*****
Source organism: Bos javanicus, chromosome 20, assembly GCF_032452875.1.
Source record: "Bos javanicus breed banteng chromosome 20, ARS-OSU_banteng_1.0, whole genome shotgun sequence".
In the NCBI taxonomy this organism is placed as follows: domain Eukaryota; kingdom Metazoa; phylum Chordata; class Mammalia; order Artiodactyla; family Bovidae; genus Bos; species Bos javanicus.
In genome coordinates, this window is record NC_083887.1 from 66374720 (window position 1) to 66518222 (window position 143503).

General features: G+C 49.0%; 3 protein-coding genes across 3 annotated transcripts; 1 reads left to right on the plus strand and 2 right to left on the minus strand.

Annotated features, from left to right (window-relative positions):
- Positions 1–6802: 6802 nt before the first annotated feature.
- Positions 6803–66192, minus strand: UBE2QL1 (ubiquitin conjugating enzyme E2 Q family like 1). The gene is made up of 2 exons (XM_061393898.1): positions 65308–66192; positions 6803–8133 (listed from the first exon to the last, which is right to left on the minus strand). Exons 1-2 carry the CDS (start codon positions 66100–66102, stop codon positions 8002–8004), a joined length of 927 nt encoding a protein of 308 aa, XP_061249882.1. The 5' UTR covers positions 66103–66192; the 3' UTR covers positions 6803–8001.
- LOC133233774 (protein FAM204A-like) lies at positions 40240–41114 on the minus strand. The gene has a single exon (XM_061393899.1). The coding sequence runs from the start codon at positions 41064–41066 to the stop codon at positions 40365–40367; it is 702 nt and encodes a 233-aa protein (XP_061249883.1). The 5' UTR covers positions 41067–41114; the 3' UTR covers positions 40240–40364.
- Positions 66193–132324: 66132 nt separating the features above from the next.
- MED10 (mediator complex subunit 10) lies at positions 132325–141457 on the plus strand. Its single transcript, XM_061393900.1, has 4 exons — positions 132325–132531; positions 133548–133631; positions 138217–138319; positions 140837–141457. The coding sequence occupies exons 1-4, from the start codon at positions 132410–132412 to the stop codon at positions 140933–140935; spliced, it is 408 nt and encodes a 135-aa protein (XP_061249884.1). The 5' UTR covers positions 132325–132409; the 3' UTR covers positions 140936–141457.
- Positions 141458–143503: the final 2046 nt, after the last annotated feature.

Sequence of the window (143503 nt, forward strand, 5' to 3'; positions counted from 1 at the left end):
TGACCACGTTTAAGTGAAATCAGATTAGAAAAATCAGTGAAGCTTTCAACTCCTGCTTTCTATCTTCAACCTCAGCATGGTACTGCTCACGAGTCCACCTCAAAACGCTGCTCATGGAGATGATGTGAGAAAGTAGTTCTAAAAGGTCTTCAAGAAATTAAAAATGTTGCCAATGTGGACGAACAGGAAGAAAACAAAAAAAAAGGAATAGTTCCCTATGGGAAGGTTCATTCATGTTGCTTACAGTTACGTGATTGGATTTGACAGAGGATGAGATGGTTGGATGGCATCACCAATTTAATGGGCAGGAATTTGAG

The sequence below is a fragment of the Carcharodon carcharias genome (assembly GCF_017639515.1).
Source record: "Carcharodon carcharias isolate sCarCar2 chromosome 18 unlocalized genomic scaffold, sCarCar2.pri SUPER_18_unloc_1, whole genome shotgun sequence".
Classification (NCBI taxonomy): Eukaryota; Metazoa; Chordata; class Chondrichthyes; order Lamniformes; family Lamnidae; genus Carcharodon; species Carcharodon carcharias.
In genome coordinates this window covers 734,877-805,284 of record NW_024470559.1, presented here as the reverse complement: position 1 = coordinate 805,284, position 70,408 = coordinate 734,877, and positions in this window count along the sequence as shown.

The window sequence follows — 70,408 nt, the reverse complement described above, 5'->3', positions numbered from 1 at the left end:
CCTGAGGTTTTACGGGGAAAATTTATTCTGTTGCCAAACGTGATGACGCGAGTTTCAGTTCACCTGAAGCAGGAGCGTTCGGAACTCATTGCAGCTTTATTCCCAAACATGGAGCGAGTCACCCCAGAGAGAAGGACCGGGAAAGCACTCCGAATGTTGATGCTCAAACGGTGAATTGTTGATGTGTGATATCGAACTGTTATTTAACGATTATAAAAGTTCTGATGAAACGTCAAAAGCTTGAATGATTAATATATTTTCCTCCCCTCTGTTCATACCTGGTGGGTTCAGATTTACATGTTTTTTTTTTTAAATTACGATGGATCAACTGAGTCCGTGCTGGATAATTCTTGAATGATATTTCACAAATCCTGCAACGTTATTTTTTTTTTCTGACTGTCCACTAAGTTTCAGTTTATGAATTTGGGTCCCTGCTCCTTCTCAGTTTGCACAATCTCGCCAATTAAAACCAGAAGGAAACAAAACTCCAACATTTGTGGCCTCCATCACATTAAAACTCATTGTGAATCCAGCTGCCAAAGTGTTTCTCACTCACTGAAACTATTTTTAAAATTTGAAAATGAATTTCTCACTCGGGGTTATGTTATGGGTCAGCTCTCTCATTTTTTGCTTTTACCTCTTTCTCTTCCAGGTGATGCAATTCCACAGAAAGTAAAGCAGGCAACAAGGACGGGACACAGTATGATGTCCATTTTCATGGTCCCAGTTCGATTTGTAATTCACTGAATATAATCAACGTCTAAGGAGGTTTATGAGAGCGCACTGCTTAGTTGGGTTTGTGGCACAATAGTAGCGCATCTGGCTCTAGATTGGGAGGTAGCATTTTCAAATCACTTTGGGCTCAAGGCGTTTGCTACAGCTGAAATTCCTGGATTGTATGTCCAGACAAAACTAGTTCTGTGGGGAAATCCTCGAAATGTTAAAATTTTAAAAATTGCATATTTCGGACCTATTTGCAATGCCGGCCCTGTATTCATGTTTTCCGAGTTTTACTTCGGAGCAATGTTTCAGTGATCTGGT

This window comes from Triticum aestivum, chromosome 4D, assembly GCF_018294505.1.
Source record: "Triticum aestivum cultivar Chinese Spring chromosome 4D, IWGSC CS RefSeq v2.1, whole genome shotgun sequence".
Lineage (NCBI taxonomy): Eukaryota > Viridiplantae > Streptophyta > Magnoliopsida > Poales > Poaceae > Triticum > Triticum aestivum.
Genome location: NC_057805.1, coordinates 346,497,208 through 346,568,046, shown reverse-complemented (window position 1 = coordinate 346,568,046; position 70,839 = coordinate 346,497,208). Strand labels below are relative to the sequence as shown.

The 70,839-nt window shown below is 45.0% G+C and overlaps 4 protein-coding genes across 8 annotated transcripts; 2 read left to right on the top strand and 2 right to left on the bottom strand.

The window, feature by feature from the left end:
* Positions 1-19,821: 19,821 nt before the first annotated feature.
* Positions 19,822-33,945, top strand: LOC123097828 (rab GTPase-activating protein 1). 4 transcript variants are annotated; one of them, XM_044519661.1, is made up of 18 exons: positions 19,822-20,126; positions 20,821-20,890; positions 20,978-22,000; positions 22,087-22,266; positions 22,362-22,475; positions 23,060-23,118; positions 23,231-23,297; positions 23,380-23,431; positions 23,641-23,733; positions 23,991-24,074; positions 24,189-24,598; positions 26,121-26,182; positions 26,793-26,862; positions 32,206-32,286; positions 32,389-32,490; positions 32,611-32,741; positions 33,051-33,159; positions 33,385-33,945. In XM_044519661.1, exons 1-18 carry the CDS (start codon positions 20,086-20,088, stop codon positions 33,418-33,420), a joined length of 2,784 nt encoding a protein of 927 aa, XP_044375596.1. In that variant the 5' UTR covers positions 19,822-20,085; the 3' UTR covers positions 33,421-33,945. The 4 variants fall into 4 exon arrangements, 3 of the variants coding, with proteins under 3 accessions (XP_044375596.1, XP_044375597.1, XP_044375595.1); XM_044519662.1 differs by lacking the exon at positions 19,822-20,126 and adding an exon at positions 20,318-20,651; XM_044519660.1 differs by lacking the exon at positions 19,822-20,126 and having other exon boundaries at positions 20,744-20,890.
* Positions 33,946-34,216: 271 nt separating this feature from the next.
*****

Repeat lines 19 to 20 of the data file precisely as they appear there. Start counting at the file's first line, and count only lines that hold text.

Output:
The window sequence follows — 70,408 nt, the reverse complement described above, 5'->3', positions numbered from 1 at the left end:
CCTGAGGTTTTACGGGGAAAATTTATTCTGTTGCCAAACGTGATGACGCGAGTTTCAGTTCACCTGAAGCAGGAGCGTTCGGAACTCATTGCAGCTTTATTCCCAAACATGGAGCGAGTCACCCCAGAGAGAAGGACCGGGAAAGCACTCCGAATGTTGATGCTCAAACGGTGAATTGTTGATGTGTGATATCGAACTGTTATTTAACGATTATAAAAGTTCTGATGAAACGTCAAAAGCTTGAATGATTAATATATTTTCCTCCCCTCTGTTCATACCTGGTGGGTTCAGATTTACATGTTTTTTTTTTTAAATTACGATGGATCAACTGAGTCCGTGCTGGATAATTCTTGAATGATATTTCACAAATCCTGCAACGTTATTTTTTTTTTCTGACTGTCCACTAAGTTTCAGTTTATGAATTTGGGTCCCTGCTCCTTCTCAGTTTGCACAATCTCGCCAATTAAAACCAGAAGGAAACAAAACTCCAACATTTGTGGCCTCCATCACATTAAAACTCATTGTGAATCCAGCTGCCAAAGTGTTTCTCACTCACTGAAACTATTTTTAAAATTTGAAAATGAATTTCTCACTCGGGGTTATGTTATGGGTCAGCTCTCTCATTTTTTGCTTTTACCTCTTTCTCTTCCAGGTGATGCAATTCCACAGAAAGTAAAGCAGGCAACAAGGACGGGACACAGTATGATGTCCATTTTCATGGTCCCAGTTCGATTTGTAATTCACTGAATATAATCAACGTCTAAGGAGGTTTATGAGAGCGCACTGCTTAGTTGGGTTTGTGGCACAATAGTAGCGCATCTGGCTCTAGATTGGGAGGTAGCATTTTCAAATCACTTTGGGCTCAAGGCGTTTGCTACAGCTGAAATTCCTGGATTGTATGTCCAGACAAAACTAGTTCTGTGGGGAAATCCTCGAAATGTTAAAATTTTAAAAATTGCATATTTCGGACCTATTTGCAATGCCGGCCCTGTATTCATGTTTTCCGAGTTTTACTTCGGAGCAATGTTTCAGTGATCTGGT